Bike commuting tips for women

Globe Work 3I originally wrote a blog post about commuting by bike last year, and at the time I didn’t commute, and had no intention of commuting, not in the job I was in at the time. But of course circumstances change and I’ve now joined the army of people taking to the roads to get to and from work.

Women tend to approach cycling differently to men (please excuse the stereotyping) and that includes bike commuting. A lot of men treat commuting like a race and constantly attempt to outdo their previous times and those of other riders. Women however, tend to treat it more like a practical way to get to work and are more focused on safety than speed. So naturally women have a few ‘special’ requirements.

To me it’s all in the planning. Here’s a few tips I’ve compiled to get you started.

What bike?

Ideally you want a bike that’s not worth thousands of dollars, particularly if you need to leave it in a communal storage area or even tethered to a post during the day. You might have an old bike that you haven’t touched since you bought your lovely road or mountain bike, or you could consider buying a dedicated commuting bike like a hybrid or flat bar road bike.

I went for the latter and bought myself a strong and sturdy urban bike. It’s a Globe (a sub-brand of Specialized) and is called a Work 3 (see picture). It has seven gears in its internal hub and suits the type of riding I’m doing. My commute is about 5 km each way and there’s a couple of minor hills but nothing too insurmountable. It is strong and sturdy and has nice thick tyres and easily fits a rack and bag on the back. If I were riding further I probably would have chosen a flat-bar road bike instead, but the Work really suits my purpose.

Plan your route

There can be a number of ways to get from point A to point B and it’s not necessarily going to be the same route that you’d take in a car.

Women cyclists are far more likely to choose routes based on their enjoyment and safety, rather than because the route is faster, flatter or efficient. And that’s okay. The most important thing is that you feel comfortable and safe. It’s a great idea to do a rehearsal and ride the route on the weekend when there are less people around and you’re not under pressure to arrive by a certain time.

Before I started commuting I studied the map and then I actually drove the route to make sure it was going to work for me. I’ve also modified it over time because the original route I chose included about four schools which is not ideal when parents are dropping children off by car.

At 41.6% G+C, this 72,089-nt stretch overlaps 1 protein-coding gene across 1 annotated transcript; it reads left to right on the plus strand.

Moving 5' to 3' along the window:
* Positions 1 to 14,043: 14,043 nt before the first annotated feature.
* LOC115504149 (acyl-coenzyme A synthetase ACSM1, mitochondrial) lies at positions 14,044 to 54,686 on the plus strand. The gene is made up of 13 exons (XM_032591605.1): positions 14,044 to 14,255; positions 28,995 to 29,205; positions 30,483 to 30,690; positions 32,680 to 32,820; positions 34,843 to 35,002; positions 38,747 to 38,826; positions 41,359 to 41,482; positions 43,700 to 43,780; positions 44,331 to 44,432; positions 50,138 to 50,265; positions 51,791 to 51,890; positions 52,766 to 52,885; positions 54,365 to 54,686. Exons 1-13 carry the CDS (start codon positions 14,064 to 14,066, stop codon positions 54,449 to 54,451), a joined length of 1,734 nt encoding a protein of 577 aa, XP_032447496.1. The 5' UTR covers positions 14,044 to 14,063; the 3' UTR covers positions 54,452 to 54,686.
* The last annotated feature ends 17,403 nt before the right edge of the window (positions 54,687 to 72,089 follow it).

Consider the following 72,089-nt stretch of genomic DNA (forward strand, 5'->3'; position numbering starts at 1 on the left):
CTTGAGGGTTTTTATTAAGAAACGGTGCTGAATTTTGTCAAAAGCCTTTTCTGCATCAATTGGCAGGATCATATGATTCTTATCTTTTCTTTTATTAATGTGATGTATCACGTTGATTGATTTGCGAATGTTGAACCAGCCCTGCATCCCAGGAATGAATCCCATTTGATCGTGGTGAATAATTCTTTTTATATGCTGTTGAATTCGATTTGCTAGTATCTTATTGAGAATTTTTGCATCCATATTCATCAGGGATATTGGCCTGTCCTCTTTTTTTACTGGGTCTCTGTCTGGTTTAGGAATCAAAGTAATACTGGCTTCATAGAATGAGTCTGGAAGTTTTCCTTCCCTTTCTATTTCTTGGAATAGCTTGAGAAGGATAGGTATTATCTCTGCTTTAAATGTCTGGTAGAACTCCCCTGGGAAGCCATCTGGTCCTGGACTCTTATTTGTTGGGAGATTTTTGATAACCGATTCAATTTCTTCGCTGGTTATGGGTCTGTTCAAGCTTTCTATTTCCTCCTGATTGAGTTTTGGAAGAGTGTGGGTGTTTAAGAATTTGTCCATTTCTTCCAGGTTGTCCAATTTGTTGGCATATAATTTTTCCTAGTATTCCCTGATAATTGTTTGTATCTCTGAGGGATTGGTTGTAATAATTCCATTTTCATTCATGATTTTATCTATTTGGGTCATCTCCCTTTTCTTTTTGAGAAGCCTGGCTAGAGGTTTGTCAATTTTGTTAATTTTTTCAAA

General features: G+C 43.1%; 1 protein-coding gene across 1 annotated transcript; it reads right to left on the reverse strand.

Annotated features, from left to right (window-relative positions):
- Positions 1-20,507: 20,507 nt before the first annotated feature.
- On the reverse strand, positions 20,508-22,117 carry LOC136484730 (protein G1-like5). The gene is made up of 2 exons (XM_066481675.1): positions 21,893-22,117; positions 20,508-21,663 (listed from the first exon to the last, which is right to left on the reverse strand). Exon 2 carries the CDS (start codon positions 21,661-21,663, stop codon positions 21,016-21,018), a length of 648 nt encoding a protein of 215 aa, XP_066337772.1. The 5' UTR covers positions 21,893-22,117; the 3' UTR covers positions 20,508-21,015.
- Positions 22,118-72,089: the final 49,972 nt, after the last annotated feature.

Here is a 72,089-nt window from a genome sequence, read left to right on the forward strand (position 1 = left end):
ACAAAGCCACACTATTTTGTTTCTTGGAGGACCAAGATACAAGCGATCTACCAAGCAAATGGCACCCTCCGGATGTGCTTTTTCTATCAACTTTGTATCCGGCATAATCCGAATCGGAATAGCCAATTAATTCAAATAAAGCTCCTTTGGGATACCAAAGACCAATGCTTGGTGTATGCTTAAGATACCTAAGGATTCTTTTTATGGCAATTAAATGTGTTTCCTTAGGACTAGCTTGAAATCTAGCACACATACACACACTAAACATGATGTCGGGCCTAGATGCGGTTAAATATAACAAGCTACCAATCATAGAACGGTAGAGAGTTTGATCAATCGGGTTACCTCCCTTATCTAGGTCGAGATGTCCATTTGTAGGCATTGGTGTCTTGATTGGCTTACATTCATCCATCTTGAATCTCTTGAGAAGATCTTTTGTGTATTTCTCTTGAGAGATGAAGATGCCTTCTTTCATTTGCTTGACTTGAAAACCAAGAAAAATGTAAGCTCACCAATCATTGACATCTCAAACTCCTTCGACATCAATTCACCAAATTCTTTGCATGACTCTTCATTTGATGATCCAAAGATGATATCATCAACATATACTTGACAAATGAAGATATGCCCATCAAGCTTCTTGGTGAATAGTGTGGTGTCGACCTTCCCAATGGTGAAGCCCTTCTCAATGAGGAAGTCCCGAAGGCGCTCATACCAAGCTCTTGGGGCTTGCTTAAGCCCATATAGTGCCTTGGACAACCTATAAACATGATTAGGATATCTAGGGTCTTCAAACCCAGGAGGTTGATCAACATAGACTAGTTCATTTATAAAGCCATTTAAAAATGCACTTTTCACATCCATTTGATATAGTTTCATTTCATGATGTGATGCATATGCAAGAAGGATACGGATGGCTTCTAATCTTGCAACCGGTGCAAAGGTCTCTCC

You should also think about a wet weather contingency, mine is a car. If you don’t like the idea of riding on a rainy day then you’ll need a public transport or even car alternative for those days.

Learn some basic maintenance and carry tools & spares

Particularly if you commute on your own, you need to know some basic maintenance for your bike like fixing a flat tyre and putting a chain back on. You also need to carry a spare tube, a pump or gas cylinders a few basic tools. And of course it goes without saying that you should always carry a mobile phone in case you need to call for help.

Light up

Having good visible front and back lights is essential particularly if you leave early in the morning and return home in the dark. Even in full daylight lights are important to ensure that motorists, other cyclists and pedestrians can see you at all times. Make sure that the batteries are charged the night before or that you’ve replaced the batteries if necessary.

I have one good quality front light and three rear lights – one on my helmet and two on my bike. I don’t think you can ever be visible enough when you are riding on your own on roads.

Plan your clothing and grooming items

There are two sets of clothing you need to plan – your riding gear and your work attire. This is a personal choice for both.

Firstly your riding gear. I think it’s more important to be seen than to be fashionable when you’re commuting so you might consider a fluoro top and vest or at least a light colour. You need to consider different seasons and dress according to your own weather conditions and carry a lightweight rain jacket for that unexpected downpour.

For your work clothing it really depends on how you dress for work. If you wear clothes that need ironing like a work suit and blouse then you could make a once a week trip to work to drop off your clothes for the week and get changed when you reach the office. It’s all in the planning.

I wear quite casual clothes to work so I actually ride in my work pants and shoes and just change my top when I get to work. I deliberately chose my bike so that I could easily ride it in casual pants and shoes.

Some women manage to squeeze their work attire (it’s a good idea to roll your clothes rather than fold them) and grooming items into a backpack and carry it with them. You also need to consider ‘helmet hair’ which is really unavoidable but can sometimes be saved with a bit of a carefully applied hair product.

Many companies also offer a pick up and delivery service for dry cleaning from workplaces which can work well for bike commuters.

Many forward thinking employers now offer bike lockers and grooming facilities but if yours doesn’t there may be some facilities nearby like a local gym or shopping centre where you can shower and even store your bike. Plus if your commute is short you might get away without having a shower when you get to work like me because there isn’t one! I do however apply deodorant and change my top when I get to work.


Commuting by bike is good for the environment, could save you money and you get a daily dose of exercise at the same time.